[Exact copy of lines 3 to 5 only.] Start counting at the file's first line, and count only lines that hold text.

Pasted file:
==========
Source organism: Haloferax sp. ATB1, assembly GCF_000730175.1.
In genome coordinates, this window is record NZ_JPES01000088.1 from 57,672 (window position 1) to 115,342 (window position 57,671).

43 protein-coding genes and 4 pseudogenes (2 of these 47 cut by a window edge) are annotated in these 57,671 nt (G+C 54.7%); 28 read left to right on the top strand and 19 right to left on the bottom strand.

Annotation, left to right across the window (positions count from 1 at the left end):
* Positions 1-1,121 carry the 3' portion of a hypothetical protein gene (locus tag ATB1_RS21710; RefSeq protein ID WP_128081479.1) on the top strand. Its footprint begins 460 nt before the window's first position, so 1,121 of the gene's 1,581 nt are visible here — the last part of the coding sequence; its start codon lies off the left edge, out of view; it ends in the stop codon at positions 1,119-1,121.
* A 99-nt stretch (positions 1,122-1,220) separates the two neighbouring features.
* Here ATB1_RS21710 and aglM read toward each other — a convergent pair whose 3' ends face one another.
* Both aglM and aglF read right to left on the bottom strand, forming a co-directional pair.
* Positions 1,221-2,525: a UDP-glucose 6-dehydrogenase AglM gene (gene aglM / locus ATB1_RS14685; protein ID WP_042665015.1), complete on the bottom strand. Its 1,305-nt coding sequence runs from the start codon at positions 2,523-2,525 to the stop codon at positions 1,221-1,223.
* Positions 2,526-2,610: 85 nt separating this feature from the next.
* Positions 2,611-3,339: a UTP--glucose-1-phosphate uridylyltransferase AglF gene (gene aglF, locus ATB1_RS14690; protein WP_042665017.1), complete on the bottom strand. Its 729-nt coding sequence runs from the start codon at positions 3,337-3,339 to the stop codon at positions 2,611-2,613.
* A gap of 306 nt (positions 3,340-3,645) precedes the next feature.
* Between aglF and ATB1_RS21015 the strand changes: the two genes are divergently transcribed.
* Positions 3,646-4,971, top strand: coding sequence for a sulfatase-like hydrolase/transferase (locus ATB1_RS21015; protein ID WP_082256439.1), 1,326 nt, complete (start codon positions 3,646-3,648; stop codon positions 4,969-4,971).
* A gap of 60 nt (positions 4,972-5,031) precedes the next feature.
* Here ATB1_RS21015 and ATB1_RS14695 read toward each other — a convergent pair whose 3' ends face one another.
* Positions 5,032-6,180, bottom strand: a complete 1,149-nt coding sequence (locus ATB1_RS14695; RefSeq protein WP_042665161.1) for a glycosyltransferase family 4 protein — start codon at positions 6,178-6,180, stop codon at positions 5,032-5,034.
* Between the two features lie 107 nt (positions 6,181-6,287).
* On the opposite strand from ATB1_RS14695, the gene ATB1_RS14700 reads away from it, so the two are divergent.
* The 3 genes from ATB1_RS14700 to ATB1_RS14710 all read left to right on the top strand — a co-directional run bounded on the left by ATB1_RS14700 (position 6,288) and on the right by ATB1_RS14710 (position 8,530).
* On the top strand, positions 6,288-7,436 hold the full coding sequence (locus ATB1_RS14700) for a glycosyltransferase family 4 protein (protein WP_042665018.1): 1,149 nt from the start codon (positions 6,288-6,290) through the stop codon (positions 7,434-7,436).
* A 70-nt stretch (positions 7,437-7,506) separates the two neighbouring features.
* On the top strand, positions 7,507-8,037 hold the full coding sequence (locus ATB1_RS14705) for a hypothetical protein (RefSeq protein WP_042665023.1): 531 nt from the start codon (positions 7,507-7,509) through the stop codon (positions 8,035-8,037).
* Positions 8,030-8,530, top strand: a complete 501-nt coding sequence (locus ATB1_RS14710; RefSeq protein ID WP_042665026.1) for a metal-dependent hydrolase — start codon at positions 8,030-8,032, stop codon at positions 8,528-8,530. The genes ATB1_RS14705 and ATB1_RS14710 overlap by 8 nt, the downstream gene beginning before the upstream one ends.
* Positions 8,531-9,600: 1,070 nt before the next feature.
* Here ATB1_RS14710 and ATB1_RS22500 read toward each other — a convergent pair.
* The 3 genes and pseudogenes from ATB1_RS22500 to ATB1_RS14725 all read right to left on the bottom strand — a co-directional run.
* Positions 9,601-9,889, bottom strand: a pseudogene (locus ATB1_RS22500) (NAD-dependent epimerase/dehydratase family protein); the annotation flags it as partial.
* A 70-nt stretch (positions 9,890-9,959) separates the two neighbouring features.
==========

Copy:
43 protein-coding genes and 4 pseudogenes (2 of these 47 cut by a window edge) are annotated in these 57,671 nt (G+C 54.7%); 28 read left to right on the top strand and 19 right to left on the bottom strand.

Annotation, left to right across the window (positions count from 1 at the left end):
* Positions 1-1,121 carry the 3' portion of a hypothetical protein gene (locus tag ATB1_RS21710; RefSeq protein ID WP_128081479.1) on the top strand. Its footprint begins 460 nt before the window's first position, so 1,121 of the gene's 1,581 nt are visible here — the last part of the coding sequence; its start codon lies off the left edge, out of view; it ends in the stop codon at positions 1,119-1,121.